3. "My" Player drafted field: As you draft players, select the check mark in the drop down list to the left of the player's name (will turn green).

4. "Other Team" Player drafted field: As other teams draft players, select the check mark in the drop down list to the left of the player's name (will turn red).

As you enter data, outputs will automatically start to show up. Namely:

1. Your team Info: On the left side of the tool there are a number of outputs to pay attention to.The first line reflects your team's stats, first as totals and as averages. The second set of outputs populates rough category targets (based on league size) for your team as well as how you're doing in meeting those targets. The third set of outputs keeps track of which positions you've rostered thus far.

2. Other team info: On the right side of the tool, the middle two columns provides data on players other teams have drafted. This information mirrors that found in your own team info, showing totals and averages.

3. Players remaining info: On the right side of the tool, the top two columns provides data on players remaining. Again, this information is in totals and averages. The bottom the remaining players yet to be rostered, by position, are shown.

Lastly, the tool itself includes data from projections and our Rank of Rank guide, including our rank, projected stats, etc.

Good luck drafting!

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The Rank of Ranks is Dynastybball's attempt at redraft rankings. Like everything else on this website, the goal isn't to replicate what others do, but instead add our own unique thing. Hopefully that's a good thing, but it also can be a confusing thing. So blog posts like this one are meant to explain our tools, ranks, models, and analytics.

So Rank of Ranks. A name shamelessly inspired from Persian King of Kings from old, is meant to survey the vast landscape of basketball projections and provide a set of rankings based upon the best assessments of multiple experts. Our sources are linked in the top right of the document, should you want to know who we think of when we say 'expert'.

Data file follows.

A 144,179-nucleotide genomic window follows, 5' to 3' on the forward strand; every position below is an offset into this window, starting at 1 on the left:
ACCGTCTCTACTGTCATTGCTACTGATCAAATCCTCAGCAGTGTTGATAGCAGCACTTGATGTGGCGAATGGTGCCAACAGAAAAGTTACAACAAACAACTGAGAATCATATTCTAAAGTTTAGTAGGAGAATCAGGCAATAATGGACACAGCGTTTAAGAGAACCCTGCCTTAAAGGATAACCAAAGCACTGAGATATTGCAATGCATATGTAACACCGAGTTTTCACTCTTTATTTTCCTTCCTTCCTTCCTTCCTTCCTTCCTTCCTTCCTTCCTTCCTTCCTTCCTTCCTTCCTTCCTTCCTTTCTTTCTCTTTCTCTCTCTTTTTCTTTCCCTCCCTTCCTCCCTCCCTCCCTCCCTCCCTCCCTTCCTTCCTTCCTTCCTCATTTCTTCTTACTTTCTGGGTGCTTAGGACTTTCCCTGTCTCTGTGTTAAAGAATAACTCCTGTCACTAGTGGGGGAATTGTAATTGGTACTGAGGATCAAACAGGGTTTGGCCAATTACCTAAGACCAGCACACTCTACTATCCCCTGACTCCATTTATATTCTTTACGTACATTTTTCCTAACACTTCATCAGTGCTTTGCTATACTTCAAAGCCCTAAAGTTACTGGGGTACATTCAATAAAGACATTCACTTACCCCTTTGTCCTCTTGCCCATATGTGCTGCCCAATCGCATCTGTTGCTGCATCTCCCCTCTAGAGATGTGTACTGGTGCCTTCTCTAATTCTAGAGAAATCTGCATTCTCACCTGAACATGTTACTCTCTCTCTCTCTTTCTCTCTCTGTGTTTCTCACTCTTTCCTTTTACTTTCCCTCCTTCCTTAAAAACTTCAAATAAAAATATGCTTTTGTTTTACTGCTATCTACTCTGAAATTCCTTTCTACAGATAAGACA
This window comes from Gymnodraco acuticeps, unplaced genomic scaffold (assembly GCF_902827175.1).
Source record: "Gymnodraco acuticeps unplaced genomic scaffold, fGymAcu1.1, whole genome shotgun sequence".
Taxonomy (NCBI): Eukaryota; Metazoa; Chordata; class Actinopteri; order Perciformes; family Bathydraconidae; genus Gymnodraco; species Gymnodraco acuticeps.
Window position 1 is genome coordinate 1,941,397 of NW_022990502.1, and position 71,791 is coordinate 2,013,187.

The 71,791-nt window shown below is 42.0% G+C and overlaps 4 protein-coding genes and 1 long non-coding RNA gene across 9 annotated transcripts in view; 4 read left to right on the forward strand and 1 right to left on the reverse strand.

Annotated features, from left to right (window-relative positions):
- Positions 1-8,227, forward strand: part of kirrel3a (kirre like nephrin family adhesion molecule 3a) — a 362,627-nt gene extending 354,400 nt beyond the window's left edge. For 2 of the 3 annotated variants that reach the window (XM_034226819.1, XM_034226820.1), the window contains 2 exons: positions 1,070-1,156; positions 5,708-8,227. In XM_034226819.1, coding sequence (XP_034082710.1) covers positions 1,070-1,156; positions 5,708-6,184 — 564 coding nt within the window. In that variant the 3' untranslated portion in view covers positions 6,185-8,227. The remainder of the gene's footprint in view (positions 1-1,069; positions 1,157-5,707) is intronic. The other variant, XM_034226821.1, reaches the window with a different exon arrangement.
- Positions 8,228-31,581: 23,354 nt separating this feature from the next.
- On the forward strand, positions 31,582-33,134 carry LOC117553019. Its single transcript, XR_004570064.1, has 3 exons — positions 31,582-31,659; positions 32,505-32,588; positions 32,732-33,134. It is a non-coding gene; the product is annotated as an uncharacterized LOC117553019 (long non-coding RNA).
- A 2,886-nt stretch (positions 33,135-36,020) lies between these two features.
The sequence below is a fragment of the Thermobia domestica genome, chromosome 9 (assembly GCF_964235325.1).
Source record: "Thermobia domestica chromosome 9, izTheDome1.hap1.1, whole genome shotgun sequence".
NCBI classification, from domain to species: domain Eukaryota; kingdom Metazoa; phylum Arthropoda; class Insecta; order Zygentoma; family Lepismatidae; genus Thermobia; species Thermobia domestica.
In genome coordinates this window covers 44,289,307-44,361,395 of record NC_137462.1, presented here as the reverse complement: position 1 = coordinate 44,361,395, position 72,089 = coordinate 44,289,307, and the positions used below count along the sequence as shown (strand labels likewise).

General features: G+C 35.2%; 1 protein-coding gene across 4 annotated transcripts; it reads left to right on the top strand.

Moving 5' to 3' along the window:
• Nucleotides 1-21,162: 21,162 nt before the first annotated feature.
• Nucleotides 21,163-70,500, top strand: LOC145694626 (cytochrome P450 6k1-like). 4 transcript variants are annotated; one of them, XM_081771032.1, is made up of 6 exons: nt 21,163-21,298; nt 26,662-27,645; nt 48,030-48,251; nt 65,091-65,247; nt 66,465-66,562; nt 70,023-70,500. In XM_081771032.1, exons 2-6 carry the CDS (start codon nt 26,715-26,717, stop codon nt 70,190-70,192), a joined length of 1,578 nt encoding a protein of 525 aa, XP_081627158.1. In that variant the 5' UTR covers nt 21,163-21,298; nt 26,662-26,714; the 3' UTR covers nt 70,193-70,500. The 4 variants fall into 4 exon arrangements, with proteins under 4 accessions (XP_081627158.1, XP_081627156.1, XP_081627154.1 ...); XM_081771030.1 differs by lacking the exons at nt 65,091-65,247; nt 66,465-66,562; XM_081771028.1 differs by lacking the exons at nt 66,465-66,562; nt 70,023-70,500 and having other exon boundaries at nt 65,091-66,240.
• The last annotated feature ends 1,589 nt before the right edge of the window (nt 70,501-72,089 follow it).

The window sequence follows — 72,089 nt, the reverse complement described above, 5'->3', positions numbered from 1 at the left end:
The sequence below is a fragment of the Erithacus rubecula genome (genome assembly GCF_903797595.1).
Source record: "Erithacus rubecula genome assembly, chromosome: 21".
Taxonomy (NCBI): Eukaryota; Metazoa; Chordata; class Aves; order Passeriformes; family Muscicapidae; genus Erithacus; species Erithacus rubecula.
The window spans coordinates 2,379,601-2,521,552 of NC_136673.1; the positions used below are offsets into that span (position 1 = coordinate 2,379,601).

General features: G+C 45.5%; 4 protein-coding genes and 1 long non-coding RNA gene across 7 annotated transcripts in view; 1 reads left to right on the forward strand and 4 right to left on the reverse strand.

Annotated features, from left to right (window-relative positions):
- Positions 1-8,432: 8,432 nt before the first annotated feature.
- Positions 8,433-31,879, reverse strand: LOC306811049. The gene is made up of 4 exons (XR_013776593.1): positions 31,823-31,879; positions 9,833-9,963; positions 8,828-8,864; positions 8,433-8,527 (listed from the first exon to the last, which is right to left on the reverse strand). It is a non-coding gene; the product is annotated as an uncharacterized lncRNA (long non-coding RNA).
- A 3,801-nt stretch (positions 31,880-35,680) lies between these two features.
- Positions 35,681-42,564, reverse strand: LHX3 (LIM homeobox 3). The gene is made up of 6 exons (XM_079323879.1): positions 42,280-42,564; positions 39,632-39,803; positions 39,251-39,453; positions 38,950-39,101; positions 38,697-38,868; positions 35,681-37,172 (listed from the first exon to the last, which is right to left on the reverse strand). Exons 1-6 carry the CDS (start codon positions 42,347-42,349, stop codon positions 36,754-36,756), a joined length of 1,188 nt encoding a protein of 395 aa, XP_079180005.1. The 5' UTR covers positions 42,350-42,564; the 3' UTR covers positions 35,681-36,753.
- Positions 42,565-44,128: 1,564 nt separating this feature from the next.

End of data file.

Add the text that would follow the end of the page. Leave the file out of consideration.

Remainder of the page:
Based on that survey, we can generate (at least) five pieces of data. Running through them in turn:

1. A player's best case rank in a season

2. A player's worst case rank in a season

These are fairly straight-forward. Neither is a guarantee, but they represent the top and bottom of a player's expected range.

3. A player's median case rank in a season

This is actually more of an average than a median. This rank should be reflective of what I'd call the "consensus" opinion on a player. If you play fantasy basketball a lot, you should look at this number and think, "yeah...that's what most people are saying."

4. Our Preferred Rank

This is a weighted, blended average arrived at after looking at this historical accuracy of different predictions and predictors. This rank may look surprising in some cases, but it's our best guess of where players will place in a season. And if history is a guide, this rank will be more accurate than any other (based upon the testing described in the prior article).

5. Confidence Score

Some players elicit consensus opinion. Most think that Harden is a top 3 player, for example. Others are harder to place. Where should Klay go? What about Myles Turner? Confidence score reflects the standard deviation between predictions. The bigger the score, the larger the range of outcomes. The smaller, the more likely the rank is going to be accurate.

Think of it as a boom or bust predictor. Some players aren't likely to swing widely, others will. In early rounds, look to avoid players with a high score, as they could fizzle out and cost you dearly. In later rounds, swing on a few of the guys with higher ceilings (even if it means accepting lower floors).

And that's it!